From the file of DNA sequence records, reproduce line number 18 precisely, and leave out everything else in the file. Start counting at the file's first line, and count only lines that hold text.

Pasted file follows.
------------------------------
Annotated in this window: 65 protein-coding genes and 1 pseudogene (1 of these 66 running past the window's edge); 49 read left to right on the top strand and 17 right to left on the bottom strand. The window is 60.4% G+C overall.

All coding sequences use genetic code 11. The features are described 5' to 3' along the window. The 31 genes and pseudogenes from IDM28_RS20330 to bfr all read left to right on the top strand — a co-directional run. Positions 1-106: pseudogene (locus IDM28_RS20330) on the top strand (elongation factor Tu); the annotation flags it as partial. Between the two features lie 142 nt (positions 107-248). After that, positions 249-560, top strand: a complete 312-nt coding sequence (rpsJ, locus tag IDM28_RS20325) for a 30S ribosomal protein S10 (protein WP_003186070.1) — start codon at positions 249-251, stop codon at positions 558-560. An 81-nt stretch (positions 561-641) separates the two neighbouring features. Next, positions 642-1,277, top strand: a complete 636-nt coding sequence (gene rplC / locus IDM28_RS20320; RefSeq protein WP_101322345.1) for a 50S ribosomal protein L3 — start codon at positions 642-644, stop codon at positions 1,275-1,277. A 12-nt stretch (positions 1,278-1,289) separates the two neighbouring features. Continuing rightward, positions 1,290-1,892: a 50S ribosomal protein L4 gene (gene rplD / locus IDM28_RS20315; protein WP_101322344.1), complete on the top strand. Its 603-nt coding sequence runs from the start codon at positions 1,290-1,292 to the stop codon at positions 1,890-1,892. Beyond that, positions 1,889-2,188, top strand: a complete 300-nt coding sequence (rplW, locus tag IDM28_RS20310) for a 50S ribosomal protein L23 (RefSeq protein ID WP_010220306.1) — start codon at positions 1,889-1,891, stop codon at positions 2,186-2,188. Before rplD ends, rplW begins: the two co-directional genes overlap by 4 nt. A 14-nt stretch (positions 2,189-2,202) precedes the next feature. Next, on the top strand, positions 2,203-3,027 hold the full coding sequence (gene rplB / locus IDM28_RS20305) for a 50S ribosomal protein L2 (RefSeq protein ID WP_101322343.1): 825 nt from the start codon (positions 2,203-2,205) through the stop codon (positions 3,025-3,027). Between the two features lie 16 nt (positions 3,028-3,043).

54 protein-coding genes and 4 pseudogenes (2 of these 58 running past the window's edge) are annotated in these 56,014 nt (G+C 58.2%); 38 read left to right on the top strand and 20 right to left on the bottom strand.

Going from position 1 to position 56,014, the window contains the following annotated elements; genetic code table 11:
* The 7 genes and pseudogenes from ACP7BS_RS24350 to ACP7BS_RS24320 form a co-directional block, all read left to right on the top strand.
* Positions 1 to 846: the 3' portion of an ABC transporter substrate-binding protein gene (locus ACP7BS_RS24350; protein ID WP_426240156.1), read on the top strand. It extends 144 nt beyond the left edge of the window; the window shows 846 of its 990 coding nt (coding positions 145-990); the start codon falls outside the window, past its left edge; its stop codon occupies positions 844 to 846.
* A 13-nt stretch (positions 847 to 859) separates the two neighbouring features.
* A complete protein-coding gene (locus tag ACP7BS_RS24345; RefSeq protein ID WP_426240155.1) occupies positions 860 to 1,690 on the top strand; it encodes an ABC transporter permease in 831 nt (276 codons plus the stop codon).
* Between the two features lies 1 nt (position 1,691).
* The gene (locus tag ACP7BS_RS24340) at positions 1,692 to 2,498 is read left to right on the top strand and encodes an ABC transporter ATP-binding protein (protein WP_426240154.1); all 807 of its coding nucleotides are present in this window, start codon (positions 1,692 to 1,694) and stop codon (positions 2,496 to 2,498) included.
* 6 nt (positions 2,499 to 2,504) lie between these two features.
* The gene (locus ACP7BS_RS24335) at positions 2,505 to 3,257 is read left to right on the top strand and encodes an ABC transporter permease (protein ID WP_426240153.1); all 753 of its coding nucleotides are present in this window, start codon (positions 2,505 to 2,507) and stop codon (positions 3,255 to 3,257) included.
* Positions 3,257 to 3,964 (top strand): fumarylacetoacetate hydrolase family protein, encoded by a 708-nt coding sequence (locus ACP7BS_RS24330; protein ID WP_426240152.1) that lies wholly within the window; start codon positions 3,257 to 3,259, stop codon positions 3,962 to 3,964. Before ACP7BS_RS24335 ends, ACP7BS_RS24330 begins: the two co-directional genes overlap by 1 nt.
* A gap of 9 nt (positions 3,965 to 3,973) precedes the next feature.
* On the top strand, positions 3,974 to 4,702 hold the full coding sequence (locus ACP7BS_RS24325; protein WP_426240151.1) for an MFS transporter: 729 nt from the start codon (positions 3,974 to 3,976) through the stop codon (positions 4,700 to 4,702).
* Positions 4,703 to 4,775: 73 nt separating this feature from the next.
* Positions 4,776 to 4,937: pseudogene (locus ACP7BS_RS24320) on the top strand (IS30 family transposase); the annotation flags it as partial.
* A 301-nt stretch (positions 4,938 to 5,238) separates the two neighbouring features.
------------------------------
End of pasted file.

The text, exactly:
* A 301-nt stretch (positions 4,938 to 5,238) separates the two neighbouring features.